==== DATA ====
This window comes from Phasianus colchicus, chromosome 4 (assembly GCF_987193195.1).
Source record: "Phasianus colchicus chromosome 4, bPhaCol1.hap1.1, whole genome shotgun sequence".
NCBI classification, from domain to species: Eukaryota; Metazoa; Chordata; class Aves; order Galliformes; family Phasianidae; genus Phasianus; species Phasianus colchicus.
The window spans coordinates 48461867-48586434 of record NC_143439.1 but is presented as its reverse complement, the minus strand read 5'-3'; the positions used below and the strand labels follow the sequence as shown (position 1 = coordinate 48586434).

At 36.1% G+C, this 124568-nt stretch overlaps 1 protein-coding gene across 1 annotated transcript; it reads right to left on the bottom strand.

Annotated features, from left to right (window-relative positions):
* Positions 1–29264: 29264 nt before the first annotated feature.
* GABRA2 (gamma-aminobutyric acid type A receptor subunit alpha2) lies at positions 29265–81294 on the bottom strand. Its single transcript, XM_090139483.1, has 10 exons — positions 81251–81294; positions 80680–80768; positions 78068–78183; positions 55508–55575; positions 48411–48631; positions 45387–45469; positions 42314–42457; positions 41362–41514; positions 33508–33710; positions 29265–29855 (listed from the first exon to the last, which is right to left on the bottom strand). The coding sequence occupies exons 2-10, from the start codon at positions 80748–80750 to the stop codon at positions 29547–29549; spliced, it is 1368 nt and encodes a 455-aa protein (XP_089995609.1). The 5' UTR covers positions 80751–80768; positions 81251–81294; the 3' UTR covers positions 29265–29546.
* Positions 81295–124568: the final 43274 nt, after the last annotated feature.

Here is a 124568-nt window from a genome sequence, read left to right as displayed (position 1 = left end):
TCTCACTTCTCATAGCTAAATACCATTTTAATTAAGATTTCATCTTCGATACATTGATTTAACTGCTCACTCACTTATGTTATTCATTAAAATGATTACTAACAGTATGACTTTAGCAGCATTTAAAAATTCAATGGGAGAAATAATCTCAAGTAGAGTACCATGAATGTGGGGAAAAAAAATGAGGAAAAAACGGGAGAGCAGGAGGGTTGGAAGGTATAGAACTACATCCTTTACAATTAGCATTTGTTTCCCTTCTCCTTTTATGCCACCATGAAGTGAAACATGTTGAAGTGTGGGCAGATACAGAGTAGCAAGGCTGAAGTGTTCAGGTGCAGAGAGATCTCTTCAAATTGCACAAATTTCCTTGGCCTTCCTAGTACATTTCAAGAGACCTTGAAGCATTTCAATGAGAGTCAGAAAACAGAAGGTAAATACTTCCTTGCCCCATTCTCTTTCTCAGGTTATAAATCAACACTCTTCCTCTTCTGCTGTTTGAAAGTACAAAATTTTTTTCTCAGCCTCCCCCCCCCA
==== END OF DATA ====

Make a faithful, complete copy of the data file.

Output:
This window comes from Phasianus colchicus, chromosome 4 (assembly GCF_987193195.1).
Source record: "Phasianus colchicus chromosome 4, bPhaCol1.hap1.1, whole genome shotgun sequence".
NCBI classification, from domain to species: Eukaryota; Metazoa; Chordata; class Aves; order Galliformes; family Phasianidae; genus Phasianus; species Phasianus colchicus.
The window spans coordinates 48461867-48586434 of record NC_143439.1 but is presented as its reverse complement, the minus strand read 5'-3'; the positions used below and the strand labels follow the sequence as shown (position 1 = coordinate 48586434).

At 36.1% G+C, this 124568-nt stretch overlaps 1 protein-coding gene across 1 annotated transcript; it reads right to left on the bottom strand.

Annotated features, from left to right (window-relative positions):
* Positions 1–29264: 29264 nt before the first annotated feature.
* GABRA2 (gamma-aminobutyric acid type A receptor subunit alpha2) lies at positions 29265–81294 on the bottom strand. Its single transcript, XM_090139483.1, has 10 exons — positions 81251–81294; positions 80680–80768; positions 78068–78183; positions 55508–55575; positions 48411–48631; positions 45387–45469; positions 42314–42457; positions 41362–41514; positions 33508–33710; positions 29265–29855 (listed from the first exon to the last, which is right to left on the bottom strand). The coding sequence occupies exons 2-10, from the start codon at positions 80748–80750 to the stop codon at positions 29547–29549; spliced, it is 1368 nt and encodes a 455-aa protein (XP_089995609.1). The 5' UTR covers positions 80751–80768; positions 81251–81294; the 3' UTR covers positions 29265–29546.
* Positions 81295–124568: the final 43274 nt, after the last annotated feature.

Here is a 124568-nt window from a genome sequence, read left to right as displayed (position 1 = left end):
TCTCACTTCTCATAGCTAAATACCATTTTAATTAAGATTTCATCTTCGATACATTGATTTAACTGCTCACTCACTTATGTTATTCATTAAAATGATTACTAACAGTATGACTTTAGCAGCATTTAAAAATTCAATGGGAGAAATAATCTCAAGTAGAGTACCATGAATGTGGGGAAAAAAAATGAGGAAAAAACGGGAGAGCAGGAGGGTTGGAAGGTATAGAACTACATCCTTTACAATTAGCATTTGTTTCCCTTCTCCTTTTATGCCACCATGAAGTGAAACATGTTGAAGTGTGGGCAGATACAGAGTAGCAAGGCTGAAGTGTTCAGGTGCAGAGAGATCTCTTCAAATTGCACAAATTTCCTTGGCCTTCCTAGTACATTTCAAGAGACCTTGAAGCATTTCAATGAGAGTCAGAAAACAGAAGGTAAATACTTCCTTGCCCCATTCTCTTTCTCAGGTTATAAATCAACACTCTTCCTCTTCTGCTGTTTGAAAGTACAAAATTTTTTTCTCAGCCTCCCCCCCCCA